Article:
Accelerating top teacher numbers across NSW
The NSW Government has set an ambitious target to recognise at least 2,500 of the most talented teachers across the state at the highest levels of national accreditation.
Minister for Education and Early Learning, Sarah Mitchell, today announced a streamlined process to apply for Highly Accomplished and Lead Teacher (HALT) accreditation in NSW, along with a target to increase the number of teachers accredited at these levels ten-fold.
“The updated process will minimise the administrative burden and better support teachers applying for nationally recognised Highly Accomplished or Lead Teacher levels of accreditation,” Ms Mitchell said.
“The quality of teachers across NSW is world class, but we haven’t seen that reflected in the number of teachers putting their hand up for higher levels of accreditation, which also attract a higher pay rate.
“This is something I want to see more of – teachers being recognised and renumerated for their impact – and I hope to see the number of HALT teachers grow to at least 2,500 by 2025.
“Just this week I heard directly from highly accomplished teachers at the Best in School Roundtable at NSW Parliament that the previous process took up too much time, discouraging many of their colleagues from applying,” Ms Mitchell said.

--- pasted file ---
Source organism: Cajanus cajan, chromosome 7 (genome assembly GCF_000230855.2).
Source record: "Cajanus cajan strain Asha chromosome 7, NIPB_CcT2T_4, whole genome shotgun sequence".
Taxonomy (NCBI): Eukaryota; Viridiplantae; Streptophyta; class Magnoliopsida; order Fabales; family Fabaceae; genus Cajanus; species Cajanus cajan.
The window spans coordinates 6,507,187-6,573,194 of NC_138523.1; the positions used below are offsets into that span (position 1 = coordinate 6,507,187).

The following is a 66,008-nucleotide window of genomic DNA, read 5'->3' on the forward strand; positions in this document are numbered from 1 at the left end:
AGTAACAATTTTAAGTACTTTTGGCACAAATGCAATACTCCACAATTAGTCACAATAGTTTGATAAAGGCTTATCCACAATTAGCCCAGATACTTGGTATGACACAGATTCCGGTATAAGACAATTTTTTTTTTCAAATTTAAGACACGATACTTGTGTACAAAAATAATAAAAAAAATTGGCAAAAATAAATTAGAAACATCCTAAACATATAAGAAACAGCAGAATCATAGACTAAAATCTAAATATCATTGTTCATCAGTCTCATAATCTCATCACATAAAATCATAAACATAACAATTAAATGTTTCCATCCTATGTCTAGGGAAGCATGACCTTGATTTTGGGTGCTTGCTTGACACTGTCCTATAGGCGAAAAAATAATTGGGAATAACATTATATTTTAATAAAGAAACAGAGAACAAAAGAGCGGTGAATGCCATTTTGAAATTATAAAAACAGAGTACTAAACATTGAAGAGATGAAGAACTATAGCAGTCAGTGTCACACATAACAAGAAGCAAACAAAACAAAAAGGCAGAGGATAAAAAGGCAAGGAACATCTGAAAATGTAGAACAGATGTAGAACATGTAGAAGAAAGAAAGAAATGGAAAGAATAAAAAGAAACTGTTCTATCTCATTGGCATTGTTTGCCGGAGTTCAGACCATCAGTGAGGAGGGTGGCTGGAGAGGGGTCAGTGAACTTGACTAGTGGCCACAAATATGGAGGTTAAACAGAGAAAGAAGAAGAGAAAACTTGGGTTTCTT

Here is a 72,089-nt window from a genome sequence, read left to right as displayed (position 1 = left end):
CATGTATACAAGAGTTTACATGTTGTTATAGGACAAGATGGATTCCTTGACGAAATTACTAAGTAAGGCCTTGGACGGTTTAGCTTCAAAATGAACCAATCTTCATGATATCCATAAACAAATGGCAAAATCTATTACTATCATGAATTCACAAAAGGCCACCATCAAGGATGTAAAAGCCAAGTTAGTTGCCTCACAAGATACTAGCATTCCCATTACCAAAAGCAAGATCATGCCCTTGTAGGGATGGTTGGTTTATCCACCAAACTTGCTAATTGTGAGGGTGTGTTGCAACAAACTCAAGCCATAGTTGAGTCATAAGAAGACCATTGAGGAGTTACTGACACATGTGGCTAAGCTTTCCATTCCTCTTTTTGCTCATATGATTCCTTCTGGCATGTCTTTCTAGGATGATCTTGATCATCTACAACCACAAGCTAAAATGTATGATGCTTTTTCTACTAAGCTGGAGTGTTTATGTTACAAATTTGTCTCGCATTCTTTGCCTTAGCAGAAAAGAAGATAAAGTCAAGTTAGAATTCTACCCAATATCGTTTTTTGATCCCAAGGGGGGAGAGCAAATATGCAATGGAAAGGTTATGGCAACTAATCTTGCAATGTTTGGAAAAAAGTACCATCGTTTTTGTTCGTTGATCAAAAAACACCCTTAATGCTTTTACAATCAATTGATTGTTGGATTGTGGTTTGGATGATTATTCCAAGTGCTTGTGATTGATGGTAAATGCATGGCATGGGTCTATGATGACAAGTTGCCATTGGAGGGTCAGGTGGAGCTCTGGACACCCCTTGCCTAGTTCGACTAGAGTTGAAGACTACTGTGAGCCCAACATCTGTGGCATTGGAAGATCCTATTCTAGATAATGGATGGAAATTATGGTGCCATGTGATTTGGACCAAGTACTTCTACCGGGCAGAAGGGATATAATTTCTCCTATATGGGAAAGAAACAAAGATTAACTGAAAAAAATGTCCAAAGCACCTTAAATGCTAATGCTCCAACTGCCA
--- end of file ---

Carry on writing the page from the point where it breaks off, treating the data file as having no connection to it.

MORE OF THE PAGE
NSW is also partnering with the Australian Institute for Teaching and School Leadership to develop HALT specialisation pathways, including in classroom management and mathematics.
“It’s so important that we remove barriers, cut red tape, and support our best teachers to achieve the highest levels of accreditation and get the career progression and increase in salary that goes with it.”
The streamlined application process clarifies expectations and provides support for applicants to develop and submit their application, including:
- professional learning
- clear guidelines on the volume of evidence required
- individual feedback at key points in the application process
- an online resource hub to support reflection on teaching practice.
Currently, 274 NSW teachers are accredited at HALT levels. The accreditation, which attracts additional remuneration, recognises highly effective, innovative and exemplary teaching practice against the Australian Professional Standards for Teachers.